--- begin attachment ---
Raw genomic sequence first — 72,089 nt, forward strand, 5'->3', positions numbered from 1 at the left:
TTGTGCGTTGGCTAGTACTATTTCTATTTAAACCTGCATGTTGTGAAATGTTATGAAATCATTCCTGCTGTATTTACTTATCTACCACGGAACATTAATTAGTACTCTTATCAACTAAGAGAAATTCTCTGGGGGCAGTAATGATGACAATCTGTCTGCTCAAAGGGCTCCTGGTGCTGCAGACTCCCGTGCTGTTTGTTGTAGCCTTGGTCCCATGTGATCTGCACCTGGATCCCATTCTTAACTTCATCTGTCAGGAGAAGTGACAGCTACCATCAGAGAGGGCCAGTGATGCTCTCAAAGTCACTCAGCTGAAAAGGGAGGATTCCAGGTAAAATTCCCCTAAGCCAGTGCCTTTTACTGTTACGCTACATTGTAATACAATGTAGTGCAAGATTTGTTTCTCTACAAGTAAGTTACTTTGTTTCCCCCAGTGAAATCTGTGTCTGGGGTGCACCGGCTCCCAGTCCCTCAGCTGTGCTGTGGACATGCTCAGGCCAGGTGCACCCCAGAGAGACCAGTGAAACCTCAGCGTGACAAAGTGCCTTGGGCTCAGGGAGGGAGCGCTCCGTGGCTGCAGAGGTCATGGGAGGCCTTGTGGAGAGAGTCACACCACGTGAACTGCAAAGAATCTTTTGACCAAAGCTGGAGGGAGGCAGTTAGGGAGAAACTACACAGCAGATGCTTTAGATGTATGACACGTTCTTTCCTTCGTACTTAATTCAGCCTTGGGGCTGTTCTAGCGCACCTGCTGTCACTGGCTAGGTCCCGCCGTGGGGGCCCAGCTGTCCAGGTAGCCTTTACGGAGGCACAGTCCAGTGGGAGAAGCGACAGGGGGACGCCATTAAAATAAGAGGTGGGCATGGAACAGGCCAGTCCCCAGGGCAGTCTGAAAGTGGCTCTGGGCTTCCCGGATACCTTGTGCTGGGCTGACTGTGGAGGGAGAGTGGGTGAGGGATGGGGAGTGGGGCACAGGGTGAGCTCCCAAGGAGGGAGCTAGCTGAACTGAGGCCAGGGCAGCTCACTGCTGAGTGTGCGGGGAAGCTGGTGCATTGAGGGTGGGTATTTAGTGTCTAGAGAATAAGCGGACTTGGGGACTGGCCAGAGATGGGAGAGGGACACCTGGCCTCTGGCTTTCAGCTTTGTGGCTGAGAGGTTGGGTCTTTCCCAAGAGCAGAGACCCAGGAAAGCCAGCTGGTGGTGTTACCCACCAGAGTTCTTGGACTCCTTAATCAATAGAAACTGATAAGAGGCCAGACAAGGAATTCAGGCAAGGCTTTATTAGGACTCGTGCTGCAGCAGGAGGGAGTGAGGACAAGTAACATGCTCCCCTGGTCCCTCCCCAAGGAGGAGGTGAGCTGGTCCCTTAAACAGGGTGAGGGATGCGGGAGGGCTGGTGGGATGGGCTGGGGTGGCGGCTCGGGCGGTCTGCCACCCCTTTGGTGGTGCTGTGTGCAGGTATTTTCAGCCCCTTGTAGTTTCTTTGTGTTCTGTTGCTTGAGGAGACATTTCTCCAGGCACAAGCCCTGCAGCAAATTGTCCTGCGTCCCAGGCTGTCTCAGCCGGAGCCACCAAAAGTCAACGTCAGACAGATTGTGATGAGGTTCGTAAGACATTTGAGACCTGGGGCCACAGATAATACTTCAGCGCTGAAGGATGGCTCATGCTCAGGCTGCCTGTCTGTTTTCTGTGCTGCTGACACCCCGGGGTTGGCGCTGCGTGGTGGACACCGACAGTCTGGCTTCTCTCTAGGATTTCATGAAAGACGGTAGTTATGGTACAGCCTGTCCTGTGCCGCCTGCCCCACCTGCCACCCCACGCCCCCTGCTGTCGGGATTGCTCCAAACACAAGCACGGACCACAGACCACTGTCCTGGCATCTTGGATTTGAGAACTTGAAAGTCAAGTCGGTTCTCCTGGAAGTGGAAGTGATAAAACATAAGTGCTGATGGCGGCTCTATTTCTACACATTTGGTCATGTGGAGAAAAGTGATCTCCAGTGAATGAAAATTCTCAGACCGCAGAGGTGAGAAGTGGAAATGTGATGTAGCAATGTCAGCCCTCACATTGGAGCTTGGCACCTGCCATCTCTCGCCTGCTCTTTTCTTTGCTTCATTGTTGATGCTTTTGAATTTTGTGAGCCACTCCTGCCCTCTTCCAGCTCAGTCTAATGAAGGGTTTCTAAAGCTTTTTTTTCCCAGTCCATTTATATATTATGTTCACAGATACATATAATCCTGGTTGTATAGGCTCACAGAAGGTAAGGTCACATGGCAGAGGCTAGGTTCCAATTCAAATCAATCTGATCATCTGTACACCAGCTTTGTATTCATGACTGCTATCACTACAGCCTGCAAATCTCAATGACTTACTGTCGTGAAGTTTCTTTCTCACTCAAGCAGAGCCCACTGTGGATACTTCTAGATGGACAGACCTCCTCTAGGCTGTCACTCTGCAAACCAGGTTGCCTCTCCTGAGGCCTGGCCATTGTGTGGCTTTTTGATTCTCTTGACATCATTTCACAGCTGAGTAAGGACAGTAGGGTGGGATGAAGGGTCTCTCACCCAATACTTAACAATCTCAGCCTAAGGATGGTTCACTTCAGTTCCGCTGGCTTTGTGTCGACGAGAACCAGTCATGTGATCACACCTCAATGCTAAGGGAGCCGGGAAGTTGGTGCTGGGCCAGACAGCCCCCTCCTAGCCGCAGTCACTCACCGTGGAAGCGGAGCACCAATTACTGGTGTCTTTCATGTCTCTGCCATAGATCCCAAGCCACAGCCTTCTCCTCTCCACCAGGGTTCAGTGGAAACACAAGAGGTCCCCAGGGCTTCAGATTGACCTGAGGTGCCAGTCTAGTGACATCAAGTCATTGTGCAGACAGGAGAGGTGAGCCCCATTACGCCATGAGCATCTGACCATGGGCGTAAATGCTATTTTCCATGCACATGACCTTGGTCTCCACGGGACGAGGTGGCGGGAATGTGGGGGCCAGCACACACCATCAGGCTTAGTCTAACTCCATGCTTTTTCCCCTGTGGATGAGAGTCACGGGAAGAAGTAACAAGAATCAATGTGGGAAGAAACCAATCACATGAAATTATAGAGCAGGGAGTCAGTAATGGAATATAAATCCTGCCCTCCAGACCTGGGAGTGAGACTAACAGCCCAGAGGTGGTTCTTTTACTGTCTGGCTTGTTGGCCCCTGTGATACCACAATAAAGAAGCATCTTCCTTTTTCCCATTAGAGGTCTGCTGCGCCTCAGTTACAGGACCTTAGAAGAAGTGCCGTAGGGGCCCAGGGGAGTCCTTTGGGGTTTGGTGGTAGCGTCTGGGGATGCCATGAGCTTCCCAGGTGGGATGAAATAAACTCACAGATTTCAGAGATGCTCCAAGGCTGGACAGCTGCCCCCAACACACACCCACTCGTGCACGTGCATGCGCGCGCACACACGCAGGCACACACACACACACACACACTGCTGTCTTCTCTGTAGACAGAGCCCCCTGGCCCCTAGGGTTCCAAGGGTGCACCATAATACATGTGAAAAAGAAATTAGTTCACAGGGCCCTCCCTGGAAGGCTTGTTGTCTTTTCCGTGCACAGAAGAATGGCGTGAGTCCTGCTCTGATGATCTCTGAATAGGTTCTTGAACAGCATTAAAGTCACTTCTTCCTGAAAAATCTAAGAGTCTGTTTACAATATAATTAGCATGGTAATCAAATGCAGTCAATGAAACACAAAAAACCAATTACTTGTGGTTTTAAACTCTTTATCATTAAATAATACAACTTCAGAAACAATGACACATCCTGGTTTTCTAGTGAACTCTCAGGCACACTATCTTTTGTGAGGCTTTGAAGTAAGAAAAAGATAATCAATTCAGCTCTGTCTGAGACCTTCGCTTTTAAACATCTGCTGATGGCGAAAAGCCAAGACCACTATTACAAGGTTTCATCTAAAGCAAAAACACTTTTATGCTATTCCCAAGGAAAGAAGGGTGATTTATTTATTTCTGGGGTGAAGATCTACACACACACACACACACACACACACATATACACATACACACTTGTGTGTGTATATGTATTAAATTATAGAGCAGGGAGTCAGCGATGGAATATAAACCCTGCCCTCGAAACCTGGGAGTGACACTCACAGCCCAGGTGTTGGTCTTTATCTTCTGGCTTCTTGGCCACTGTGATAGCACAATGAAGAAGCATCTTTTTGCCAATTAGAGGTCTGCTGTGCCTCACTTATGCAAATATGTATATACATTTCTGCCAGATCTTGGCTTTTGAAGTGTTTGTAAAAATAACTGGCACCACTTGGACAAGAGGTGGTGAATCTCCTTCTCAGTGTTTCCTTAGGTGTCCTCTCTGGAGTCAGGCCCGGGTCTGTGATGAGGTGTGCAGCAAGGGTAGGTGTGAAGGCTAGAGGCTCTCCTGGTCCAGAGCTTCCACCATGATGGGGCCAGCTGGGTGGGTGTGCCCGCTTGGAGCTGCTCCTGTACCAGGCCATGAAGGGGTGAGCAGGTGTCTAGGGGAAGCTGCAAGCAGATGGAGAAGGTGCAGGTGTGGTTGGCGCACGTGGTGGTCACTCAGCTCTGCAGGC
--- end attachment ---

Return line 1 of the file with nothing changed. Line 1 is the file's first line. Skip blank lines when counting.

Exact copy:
Raw genomic sequence first — 72,089 nt, forward strand, 5'->3', positions numbered from 1 at the left: